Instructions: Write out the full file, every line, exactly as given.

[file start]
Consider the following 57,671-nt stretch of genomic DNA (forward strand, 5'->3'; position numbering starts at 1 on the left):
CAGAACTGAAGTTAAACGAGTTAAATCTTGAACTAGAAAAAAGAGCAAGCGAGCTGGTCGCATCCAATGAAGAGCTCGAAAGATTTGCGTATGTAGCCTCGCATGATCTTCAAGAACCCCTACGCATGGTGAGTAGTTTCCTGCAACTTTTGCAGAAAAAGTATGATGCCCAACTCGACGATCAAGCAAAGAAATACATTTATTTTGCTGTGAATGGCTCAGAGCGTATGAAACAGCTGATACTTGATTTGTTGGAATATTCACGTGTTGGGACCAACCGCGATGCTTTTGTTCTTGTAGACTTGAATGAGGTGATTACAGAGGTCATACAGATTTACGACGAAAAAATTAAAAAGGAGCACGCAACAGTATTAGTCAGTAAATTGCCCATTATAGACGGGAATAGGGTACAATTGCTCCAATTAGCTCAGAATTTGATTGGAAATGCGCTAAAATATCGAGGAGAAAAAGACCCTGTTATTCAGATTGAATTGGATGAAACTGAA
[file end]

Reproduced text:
Consider the following 57,671-nt stretch of genomic DNA (forward strand, 5'->3'; position numbering starts at 1 on the left):
CAGAACTGAAGTTAAACGAGTTAAATCTTGAACTAGAAAAAAGAGCAAGCGAGCTGGTCGCATCCAATGAAGAGCTCGAAAGATTTGCGTATGTAGCCTCGCATGATCTTCAAGAACCCCTACGCATGGTGAGTAGTTTCCTGCAACTTTTGCAGAAAAAGTATGATGCCCAACTCGACGATCAAGCAAAGAAATACATTTATTTTGCTGTGAATGGCTCAGAGCGTATGAAACAGCTGATACTTGATTTGTTGGAATATTCACGTGTTGGGACCAACCGCGATGCTTTTGTTCTTGTAGACTTGAATGAGGTGATTACAGAGGTCATACAGATTTACGACGAAAAAATTAAAAAGGAGCACGCAACAGTATTAGTCAGTAAATTGCCCATTATAGACGGGAATAGGGTACAATTGCTCCAATTAGCTCAGAATTTGATTGGAAATGCGCTAAAATATCGAGGAGAAAAAGACCCTGTTATTCAGATTGAATTGGATGAAACTGAA